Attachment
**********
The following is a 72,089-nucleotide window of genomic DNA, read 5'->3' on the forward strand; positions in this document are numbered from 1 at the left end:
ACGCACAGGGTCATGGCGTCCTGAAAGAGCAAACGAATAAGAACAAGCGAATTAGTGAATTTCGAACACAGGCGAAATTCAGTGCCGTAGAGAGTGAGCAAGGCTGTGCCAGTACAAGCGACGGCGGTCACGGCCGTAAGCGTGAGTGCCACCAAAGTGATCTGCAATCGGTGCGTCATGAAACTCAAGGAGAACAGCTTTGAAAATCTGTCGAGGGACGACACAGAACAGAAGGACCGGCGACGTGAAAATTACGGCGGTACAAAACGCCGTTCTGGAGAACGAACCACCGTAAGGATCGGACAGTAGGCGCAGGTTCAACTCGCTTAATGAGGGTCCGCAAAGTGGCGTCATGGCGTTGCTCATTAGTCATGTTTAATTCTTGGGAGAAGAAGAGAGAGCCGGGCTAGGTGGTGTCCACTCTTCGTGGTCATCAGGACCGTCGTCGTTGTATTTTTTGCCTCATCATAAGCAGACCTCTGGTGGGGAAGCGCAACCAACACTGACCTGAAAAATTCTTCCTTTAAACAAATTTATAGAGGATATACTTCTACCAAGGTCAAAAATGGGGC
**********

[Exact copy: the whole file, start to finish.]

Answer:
The following is a 72,089-nucleotide window of genomic DNA, read 5'->3' on the forward strand; positions in this document are numbered from 1 at the left end:
ACGCACAGGGTCATGGCGTCCTGAAAGAGCAAACGAATAAGAACAAGCGAATTAGTGAATTTCGAACACAGGCGAAATTCAGTGCCGTAGAGAGTGAGCAAGGCTGTGCCAGTACAAGCGACGGCGGTCACGGCCGTAAGCGTGAGTGCCACCAAAGTGATCTGCAATCGGTGCGTCATGAAACTCAAGGAGAACAGCTTTGAAAATCTGTCGAGGGACGACACAGAACAGAAGGACCGGCGACGTGAAAATTACGGCGGTACAAAACGCCGTTCTGGAGAACGAACCACCGTAAGGATCGGACAGTAGGCGCAGGTTCAACTCGCTTAATGAGGGTCCGCAAAGTGGCGTCATGGCGTTGCTCATTAGTCATGTTTAATTCTTGGGAGAAGAAGAGAGAGCCGGGCTAGGTGGTGTCCACTCTTCGTGGTCATCAGGACCGTCGTCGTTGTATTTTTTGCCTCATCATAAGCAGACCTCTGGTGGGGAAGCGCAACCAACACTGACCTGAAAAATTCTTCCTTTAAACAAATTTATAGAGGATATACTTCTACCAAGGTCAAAAATGGGGC